Sure, the Lenovo Smart Display launched in the US in July and UK release date is next month, but we’re now seeing evidence of a Google’s own Assistant-supporting smart speaker-and-screen device from MySmartPrice.
This backs up all of the rumors of a Google smart speaker-and-display that emerged last month, so today’s leak isn’t a total surprise. The Google Home Hub’s screen has a somewhat thick bezel filled with sensors, but not a camera, so don’t expect to make video calls with it.
The tablet’s backside has a microphone-muting switch, while the rectangular base has a speaker wrapped in the same Chalk White cloth as the rest of the Google Home line. Reports state that it will also come in dark gray ‘charcoal’ hue.
The Home Hub will allegedly be coming out later this year and it will be priced at $149 (around £113 or $206 AUD today), according to additional reporting by Android Authority. This puts it a bit above the basic Google Home price but well below the premium Google Home Max price. It’s also cheaper than Lenovo’s Smart Display for the 8-inch model.
The Google Home Hub may only run on Google Assistant, with no other mobile operating system, according to the leak. Despite the screen, Google seems to be positioning the device as primarily voice, not display-controlled. It will allegedly work with over 5,000 smart devices: As an example provided in the alleged press materials, users can ask it to display the feed from their Nest camera. It will also link up to Google Photos, allowing users to summon their images from the cloud, as well as play tunes from YouTube Music, Spotify and Pandora.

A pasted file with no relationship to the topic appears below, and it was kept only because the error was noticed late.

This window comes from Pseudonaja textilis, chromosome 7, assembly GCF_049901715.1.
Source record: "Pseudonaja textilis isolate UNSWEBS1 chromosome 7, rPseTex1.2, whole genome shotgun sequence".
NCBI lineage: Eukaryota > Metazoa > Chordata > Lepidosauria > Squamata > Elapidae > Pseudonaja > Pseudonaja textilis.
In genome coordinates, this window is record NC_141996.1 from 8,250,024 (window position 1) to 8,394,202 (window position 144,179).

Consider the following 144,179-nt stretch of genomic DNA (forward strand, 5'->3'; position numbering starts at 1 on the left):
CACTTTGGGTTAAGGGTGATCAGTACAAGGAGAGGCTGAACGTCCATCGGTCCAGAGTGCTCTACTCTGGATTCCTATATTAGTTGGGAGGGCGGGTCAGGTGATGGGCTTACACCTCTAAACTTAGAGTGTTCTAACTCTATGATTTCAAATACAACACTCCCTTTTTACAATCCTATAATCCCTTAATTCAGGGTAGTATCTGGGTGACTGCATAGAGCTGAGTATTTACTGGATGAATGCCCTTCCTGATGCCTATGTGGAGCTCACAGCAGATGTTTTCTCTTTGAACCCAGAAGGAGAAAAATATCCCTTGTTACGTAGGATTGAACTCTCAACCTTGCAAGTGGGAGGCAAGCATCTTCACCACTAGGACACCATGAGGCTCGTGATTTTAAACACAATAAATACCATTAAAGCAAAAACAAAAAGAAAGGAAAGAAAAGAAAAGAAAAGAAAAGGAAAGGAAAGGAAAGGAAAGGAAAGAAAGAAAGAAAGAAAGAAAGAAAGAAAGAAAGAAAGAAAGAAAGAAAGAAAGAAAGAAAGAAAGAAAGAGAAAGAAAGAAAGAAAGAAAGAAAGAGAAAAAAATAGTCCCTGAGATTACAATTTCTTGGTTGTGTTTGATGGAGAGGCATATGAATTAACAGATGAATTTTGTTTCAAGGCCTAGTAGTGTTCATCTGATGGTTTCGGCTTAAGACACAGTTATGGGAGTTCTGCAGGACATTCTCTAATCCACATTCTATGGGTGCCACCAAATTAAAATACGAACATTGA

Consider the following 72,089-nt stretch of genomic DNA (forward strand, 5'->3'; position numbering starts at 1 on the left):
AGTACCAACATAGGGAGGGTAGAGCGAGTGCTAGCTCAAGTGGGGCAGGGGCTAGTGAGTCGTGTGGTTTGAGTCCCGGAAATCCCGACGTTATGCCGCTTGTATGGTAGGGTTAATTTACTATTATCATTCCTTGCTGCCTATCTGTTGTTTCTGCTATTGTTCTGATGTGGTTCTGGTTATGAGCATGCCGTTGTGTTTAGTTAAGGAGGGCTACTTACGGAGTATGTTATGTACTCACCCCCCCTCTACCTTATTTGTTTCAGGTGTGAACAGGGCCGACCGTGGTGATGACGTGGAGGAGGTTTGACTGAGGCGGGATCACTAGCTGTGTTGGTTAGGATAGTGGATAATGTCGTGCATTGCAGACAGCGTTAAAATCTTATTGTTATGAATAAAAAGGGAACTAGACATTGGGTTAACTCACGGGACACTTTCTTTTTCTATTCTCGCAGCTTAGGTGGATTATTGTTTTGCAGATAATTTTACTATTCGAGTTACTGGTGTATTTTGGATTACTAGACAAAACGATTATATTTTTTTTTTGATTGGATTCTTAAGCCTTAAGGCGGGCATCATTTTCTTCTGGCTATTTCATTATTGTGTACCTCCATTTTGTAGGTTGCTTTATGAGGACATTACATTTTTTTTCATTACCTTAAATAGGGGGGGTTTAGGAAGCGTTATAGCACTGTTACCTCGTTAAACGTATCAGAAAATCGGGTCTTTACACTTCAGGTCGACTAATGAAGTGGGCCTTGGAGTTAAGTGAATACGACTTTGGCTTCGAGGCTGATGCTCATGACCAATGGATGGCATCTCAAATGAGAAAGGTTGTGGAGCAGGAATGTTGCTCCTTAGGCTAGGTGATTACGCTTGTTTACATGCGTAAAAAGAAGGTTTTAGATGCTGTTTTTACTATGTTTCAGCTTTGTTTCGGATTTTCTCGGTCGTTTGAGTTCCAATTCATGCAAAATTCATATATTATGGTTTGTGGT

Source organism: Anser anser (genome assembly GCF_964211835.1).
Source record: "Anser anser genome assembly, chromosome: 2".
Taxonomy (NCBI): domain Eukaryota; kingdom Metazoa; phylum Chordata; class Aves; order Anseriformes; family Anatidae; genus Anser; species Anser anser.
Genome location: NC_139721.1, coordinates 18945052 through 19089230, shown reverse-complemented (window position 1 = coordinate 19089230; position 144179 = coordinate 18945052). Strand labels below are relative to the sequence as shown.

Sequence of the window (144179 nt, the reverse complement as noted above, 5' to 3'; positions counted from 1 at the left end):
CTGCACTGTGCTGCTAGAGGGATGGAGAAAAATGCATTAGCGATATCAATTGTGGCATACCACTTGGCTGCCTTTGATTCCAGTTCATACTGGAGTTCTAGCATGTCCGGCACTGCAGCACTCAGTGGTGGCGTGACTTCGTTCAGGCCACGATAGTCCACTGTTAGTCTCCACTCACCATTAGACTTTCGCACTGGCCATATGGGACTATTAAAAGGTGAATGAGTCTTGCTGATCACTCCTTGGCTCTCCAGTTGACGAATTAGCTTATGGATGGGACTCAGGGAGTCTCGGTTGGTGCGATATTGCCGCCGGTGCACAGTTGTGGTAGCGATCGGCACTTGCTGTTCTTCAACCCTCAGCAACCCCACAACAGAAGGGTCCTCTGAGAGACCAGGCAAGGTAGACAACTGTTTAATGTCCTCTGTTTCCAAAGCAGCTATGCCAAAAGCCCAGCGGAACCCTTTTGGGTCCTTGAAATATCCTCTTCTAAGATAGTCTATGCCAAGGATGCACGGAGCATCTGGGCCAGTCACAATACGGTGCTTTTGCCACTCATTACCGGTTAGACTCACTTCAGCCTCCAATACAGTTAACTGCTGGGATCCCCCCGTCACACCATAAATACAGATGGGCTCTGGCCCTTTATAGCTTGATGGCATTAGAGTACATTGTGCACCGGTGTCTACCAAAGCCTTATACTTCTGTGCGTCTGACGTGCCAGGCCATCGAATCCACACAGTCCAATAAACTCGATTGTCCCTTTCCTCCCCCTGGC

It’s unclear when or even if we’ll hear official word about the Home Hub, but it’s a good bet that an announcement will come during Google’s annual hardware event on October 9, when we expect to see the Google Pixel 3 and Pixel 3 XL unveiled. Previous rumor suggested that Google was hustling to ship 3 million of the Home Hub devices in time for the holidays.
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David is now a mobile reporter at Cnet. Formerly Mobile Editor, US for TechRadar, he covered phones, tablets, and wearables. He still thinks the iPhone 4 is the best-looking smartphone ever made. He's most interested in technology, gaming and culture – and where they overlap and change our lives. His current beat explores how our on-the-go existence is affected by new gadgets, carrier coverage expansions, and corporate strategy shifts.